• A user by business group by Application (e.g., a remote office communicating with a particular resource in the home office through the use of a particular application).
        There are in addition, three constituent-type related members:
      • An application (e.g., a remote office using a particular application).
      • A user (e.g., a particular personal computer in the remote office).
      • A user by application (e.g., a particular personal computer in the remote office using a particular application).
  • Using this terminology, the present process 20 for discovery and troubleshooting may be explained with reference to FIG. 2. In step 22 (identify a group set of a group type), an operator is permitted to select a group set for a group type and, based on that selection, access the corresponding information. As used herein, the term “operator” is intended to refer to the individual or individuals that use and interpret the data provided by the present network application monitoring solution. In troubleshooting mode, the operator usually knows a priori which groups of a given group type are suspect. For example, a customer call regarding a performance issue with an application may have alerted the operator and the caller may have been identified as a user or a related member of a particular business group. In discovery mode, the operator is usually interested in the usage and, perhaps secondarily, in the performance of a particular group of a given group type. The overall objective of step 22 is for the operator to narrow the field of information to search for by choosing a relatively small set of groups for further analysis based on the operator's knowledge of a particular scenario or interest.
  • The data on which the remaining analyses are based is extracted from passive monitoring of IP-based network communications. Such extractions may be performed by one or more monitoring devices configured in accordance with the present invention and located at convenient points within an enterprise or other network so that substantially all of the network traffic of interest may be examined. In general the network to be monitored will include several nodes and may also include groups of nodes communicatively coupled to one another through a sub network or a wide area network such as the Internet. The term “Internet” as used herein refers to a network or networks which uses certain protocols, such as the TCP/IP protocol, and possibly other protocols such as the hypertext transfer protocol (HTTP) for hypertext markup language (HTML) documents that make up the World Wide Web (web). The physical connections of the Internet and the protocols and communication procedures of the Internet are well known to those of skill in the art. However, it should be recognized that the discussion of the Internet herein is not meant to indicate that the present invention cannot be used with other computer networks, such as local area networks, metropolitan area networks and the like. Indeed, such networks may significantly benefit from the use of the present invention, which is fully compatible therewith. Thus, the discussion of the Internet herein is for convenience only and should not be read as limiting the more general scope and applicability of the methods and systems of the present invention.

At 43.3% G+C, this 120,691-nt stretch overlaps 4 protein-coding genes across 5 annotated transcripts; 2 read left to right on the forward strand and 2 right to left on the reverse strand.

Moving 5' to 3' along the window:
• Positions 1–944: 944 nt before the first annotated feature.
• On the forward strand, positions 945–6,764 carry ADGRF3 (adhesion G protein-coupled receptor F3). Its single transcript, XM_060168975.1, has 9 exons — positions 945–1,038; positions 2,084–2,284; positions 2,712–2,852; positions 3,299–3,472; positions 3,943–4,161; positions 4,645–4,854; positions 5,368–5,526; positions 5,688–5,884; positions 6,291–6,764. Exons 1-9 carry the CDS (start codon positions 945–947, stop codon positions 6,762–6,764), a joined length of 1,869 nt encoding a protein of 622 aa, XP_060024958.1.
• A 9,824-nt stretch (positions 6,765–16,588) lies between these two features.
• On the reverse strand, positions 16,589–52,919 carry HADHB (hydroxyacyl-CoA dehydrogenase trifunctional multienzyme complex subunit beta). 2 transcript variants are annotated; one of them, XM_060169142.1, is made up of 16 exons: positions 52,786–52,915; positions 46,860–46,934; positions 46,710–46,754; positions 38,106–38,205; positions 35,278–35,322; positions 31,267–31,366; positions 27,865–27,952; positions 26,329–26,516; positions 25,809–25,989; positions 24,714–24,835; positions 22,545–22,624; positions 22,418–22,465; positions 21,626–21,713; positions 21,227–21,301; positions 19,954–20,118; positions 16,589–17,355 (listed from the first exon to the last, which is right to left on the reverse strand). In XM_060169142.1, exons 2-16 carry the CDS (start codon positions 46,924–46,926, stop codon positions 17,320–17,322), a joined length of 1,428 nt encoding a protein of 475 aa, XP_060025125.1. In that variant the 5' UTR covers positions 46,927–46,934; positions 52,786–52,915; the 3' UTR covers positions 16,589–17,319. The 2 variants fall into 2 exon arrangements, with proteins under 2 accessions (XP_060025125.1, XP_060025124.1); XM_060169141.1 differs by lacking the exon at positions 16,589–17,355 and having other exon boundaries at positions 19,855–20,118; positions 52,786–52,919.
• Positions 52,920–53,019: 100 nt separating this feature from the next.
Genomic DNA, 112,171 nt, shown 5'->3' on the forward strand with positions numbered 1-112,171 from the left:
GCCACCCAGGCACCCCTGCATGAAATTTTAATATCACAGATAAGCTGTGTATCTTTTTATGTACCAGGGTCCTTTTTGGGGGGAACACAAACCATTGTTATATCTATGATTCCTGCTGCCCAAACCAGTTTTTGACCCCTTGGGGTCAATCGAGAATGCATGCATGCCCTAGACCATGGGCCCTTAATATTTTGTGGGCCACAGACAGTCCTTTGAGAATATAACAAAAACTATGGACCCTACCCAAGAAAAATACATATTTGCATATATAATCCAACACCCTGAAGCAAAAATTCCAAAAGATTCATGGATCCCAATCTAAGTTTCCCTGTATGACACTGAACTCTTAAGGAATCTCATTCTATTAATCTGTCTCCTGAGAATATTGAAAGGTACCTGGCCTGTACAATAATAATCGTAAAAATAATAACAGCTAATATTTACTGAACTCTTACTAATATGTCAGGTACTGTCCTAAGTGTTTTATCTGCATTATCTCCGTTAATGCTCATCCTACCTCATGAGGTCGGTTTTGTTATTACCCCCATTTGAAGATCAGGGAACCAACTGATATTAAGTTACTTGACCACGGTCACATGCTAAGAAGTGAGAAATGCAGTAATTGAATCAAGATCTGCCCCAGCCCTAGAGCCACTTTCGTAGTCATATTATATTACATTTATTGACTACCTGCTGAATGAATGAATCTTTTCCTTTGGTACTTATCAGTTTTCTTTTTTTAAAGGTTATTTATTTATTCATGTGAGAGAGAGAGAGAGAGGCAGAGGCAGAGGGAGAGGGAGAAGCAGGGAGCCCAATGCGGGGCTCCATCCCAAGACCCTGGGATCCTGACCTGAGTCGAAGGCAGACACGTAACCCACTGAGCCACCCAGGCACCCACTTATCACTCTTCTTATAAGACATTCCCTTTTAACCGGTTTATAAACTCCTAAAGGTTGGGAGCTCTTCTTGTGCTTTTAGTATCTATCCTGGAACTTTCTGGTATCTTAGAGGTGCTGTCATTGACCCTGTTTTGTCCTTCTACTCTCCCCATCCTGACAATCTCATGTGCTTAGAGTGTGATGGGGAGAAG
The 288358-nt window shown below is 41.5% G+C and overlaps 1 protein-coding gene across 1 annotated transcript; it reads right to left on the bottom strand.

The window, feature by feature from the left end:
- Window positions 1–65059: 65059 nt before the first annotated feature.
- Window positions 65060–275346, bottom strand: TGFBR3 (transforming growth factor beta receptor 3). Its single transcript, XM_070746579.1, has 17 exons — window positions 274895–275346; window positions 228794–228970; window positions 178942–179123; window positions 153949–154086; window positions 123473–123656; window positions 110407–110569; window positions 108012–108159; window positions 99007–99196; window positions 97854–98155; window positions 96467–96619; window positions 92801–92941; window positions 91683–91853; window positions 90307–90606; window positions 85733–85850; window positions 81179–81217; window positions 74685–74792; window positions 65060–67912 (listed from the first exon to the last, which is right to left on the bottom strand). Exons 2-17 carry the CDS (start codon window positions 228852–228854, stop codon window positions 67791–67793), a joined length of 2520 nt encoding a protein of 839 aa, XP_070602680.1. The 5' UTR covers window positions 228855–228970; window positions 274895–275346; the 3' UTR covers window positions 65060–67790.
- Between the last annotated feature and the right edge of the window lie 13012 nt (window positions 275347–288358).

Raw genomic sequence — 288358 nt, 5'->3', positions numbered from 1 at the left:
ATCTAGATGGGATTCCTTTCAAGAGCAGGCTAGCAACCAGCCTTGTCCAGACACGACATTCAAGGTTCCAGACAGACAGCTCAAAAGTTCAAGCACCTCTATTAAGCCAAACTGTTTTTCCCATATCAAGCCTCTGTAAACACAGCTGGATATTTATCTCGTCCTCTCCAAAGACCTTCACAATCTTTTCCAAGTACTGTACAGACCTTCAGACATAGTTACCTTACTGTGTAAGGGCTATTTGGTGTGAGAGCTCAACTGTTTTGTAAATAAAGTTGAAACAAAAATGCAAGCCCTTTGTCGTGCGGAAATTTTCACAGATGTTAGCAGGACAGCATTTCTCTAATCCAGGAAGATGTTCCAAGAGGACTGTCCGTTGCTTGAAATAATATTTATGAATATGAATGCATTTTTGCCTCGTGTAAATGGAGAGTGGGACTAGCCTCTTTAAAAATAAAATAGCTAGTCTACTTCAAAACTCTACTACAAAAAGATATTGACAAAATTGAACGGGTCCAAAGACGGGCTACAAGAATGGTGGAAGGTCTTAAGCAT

• In some cases, the network monitoring device may be a collection of computer-readable instructions that is included as one or more subroutines in a router, switch, or other node. The monitoring device monitors traffic on the network of interest and may provide data gathered therefrom to a local and/or remote storage device. The data stored by the monitoring device may be subsequently accessed for aggregation, compilation, correlation and/or display through an appropriate user interface. The user interface may be a computer software routine or subroutine that executes on a computer system (e.g., a personal computer system) communicatively coupled to the monitoring device and/or its associated storage platform. Preferably, the present user interface is a graphical user interface configured so as to allow the operator to review both summary and detailed information regarding the network parameters being monitored in tabular, graphical or other fashions appropriate to such work.
  • For example, one feature of the graphical user interface is the ability for the operator to select the group set of interest. This may be done in any convenient fashion, for example through an appropriate menu command, selection of graphical representations of nodes or groups of nodes displayed to the operator (e.g., in a graphical representation of the network of interest), or via command line instruction. Once the operator has indicated the target set of groups, then step 24 (perform metric/group correlation analyses) is executed.